PhD student: Hugo Madar
Title: Diagnostic markers and predictive factors for POST-PARTUM haemorrhage
Supervisors: Catherine Deneux-Tharaux & Loîc Sentilhes
Doctoral school: ED 393 Epidemiology and Biomedical Information Sciences, Université Paris Cité
Funding: Hospital Practitioner Contract – CHU Bordeaux
The incidence of postpartum hemorrhage is variable, ranging from 5 to 10% of deliveries. This great variability is partly explained by the absence of a consensual definition of “post-partum hemorrhage”. For most guidelines, postpartum hemorrhage is defined as blood loss of 500 mL or more in the 24 hours following delivery, but the choice of this threshold is still the subject of debate. Moreover, the other pitfall of the classic definition of postpartum hemorrhage is that the variable method of assessing blood loss largely determines the result, and therefore the reported incidence of postpartum hemorrhage.
A number of risk factors for post-partum hemorrhage, particularly uterine atony (the main cause of PPH), have been identified but their predictive relevance in the occurrence of PPH has not been studied. Among these risk factors, some are pre-existing pregnancy characteristics (parity, body mass index, history of hemorrhage, etc.), others are pregnancy-related (twin pregnancy, fetal macrosomia, etc.), and some depend on the mode of delivery (duration of labor, dose of oxytocin, etc.). From a clinical point of view, a predictive approach to post-partum hemorrhage could be useful both before delivery, to anticipate the place of delivery (prediction of severe PPH), and just after delivery, to be ready to rapidly implement treatment in the event of abnormal bleeding.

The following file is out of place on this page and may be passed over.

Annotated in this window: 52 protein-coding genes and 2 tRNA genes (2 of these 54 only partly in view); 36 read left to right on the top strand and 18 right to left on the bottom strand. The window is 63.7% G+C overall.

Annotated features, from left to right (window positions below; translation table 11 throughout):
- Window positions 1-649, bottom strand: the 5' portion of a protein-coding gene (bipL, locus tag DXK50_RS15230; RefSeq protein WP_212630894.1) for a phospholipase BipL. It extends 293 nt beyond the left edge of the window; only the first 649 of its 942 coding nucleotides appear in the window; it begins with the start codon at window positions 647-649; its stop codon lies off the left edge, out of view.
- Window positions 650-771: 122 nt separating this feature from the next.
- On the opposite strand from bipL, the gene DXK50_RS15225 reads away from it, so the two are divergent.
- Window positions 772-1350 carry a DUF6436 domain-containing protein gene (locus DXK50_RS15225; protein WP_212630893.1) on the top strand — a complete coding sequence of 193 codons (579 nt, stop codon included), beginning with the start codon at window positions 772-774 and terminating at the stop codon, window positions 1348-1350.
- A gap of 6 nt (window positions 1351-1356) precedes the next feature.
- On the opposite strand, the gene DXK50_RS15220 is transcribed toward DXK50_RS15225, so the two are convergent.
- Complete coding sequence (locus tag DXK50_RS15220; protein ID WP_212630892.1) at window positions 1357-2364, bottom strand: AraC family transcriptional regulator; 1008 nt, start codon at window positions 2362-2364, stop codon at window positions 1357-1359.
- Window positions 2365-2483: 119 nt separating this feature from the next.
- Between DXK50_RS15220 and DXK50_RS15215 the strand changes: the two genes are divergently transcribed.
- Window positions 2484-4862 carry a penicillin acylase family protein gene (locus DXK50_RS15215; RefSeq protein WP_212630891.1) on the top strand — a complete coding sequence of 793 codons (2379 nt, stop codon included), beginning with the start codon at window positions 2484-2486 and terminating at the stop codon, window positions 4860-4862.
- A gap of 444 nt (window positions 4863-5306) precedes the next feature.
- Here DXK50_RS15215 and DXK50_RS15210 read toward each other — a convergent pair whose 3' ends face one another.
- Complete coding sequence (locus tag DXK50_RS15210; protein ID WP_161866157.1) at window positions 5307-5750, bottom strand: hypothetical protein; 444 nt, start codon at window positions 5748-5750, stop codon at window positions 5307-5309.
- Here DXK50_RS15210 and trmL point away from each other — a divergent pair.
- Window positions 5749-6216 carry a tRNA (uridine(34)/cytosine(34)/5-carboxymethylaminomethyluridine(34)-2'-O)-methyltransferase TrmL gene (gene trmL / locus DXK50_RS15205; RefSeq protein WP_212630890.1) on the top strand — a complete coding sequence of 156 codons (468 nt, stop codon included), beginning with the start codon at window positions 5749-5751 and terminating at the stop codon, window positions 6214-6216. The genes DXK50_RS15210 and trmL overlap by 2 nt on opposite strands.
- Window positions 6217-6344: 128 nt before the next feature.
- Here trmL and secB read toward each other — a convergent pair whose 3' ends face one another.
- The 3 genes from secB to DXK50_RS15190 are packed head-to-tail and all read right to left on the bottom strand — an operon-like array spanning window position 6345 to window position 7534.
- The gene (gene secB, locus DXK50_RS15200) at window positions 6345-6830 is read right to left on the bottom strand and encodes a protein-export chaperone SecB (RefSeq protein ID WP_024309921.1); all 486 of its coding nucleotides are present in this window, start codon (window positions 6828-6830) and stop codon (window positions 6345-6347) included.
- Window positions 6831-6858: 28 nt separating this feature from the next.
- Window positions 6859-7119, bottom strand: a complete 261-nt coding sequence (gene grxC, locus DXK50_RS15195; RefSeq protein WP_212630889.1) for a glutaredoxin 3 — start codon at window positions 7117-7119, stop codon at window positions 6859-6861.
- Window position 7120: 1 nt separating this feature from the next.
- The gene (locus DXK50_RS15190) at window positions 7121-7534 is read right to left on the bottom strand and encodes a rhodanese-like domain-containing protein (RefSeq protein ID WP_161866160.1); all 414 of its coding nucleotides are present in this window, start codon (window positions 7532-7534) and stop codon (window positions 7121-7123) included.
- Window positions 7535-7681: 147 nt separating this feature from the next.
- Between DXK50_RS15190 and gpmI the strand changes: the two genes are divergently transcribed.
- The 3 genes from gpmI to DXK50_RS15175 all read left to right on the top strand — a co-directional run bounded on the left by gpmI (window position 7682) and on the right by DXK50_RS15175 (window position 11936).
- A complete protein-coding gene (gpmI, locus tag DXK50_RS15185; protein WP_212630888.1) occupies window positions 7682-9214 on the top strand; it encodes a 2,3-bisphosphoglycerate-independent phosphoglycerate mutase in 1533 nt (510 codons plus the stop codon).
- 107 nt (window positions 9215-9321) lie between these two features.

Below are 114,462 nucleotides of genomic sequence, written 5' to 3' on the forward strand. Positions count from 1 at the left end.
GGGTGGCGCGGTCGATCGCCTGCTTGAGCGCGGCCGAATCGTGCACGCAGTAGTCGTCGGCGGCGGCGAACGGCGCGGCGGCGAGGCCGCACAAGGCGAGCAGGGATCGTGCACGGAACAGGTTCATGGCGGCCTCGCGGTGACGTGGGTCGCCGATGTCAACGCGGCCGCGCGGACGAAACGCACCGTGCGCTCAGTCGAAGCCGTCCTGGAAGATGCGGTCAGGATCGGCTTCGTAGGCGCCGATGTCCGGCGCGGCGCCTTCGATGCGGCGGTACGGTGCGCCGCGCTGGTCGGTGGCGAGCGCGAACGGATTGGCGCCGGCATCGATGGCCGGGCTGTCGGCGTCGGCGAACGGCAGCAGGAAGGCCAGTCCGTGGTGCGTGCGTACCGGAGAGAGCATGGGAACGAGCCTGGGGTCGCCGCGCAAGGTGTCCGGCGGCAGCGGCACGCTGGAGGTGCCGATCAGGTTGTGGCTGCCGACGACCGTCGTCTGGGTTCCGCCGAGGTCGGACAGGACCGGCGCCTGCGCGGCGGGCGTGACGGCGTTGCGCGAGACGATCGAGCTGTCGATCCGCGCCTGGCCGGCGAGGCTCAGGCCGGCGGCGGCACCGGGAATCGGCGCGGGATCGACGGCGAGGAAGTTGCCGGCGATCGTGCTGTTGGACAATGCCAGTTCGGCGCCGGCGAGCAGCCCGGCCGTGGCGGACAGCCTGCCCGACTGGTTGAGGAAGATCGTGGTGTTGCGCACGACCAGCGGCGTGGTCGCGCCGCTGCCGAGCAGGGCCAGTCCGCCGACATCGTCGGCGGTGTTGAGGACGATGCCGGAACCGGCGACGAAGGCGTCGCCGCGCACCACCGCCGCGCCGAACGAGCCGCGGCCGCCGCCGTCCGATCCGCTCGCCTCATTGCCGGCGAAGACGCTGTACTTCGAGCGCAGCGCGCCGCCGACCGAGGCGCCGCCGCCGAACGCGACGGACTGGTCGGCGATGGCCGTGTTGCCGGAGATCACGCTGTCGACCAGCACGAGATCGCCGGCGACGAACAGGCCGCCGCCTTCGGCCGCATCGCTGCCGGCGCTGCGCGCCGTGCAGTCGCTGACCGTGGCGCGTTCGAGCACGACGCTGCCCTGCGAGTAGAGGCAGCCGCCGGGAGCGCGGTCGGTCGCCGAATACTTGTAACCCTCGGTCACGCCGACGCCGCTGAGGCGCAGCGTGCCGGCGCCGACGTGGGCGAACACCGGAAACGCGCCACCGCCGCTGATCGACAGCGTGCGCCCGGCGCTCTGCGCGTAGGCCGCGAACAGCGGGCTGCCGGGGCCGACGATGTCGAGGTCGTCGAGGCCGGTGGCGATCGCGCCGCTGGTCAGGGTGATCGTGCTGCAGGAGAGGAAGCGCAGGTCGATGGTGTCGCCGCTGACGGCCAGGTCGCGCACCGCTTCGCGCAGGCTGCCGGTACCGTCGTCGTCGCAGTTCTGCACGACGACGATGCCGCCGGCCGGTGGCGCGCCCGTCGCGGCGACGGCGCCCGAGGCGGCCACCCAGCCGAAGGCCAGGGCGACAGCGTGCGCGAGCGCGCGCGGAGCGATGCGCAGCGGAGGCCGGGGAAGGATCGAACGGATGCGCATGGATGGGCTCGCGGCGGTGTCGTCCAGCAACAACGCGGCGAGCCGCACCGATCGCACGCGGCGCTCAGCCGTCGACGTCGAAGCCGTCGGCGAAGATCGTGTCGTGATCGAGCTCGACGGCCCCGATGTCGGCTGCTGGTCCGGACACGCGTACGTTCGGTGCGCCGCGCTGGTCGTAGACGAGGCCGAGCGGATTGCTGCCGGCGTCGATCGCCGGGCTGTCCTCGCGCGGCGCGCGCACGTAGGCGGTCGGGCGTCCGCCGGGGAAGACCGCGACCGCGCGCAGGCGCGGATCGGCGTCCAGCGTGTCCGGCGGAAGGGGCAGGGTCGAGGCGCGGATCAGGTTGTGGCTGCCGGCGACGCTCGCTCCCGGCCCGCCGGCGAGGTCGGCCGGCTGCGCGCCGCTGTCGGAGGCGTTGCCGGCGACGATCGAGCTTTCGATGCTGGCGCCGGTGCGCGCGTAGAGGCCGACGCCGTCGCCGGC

Thus, given the frequency and risks of PPH for maternal health, it remains necessary to improve knowledge concerning its diagnostic markers and the predictive factors of its severity, which constitutes the overall aim of this thesis project in the form of 2 distinct objectives:
1/ To compare the distribution of postpartum blood loss after vaginal delivery assessed by two methods — quantitative blood loss (QBL) and calculated blood loss (CBL) — and the incidence of abnormal blood loss with each from the merge database of TRAAP, TRACOR and CYTOCINON studies.
2/ To describe the Shock Index (SI) distribution during the first 2 hours after vaginal delivery and to evaluate the performance of SI, measured at 15 and 30 minutes after delivery, in predicting postpartum hemorrhage occurrence from the database of TRAAP study.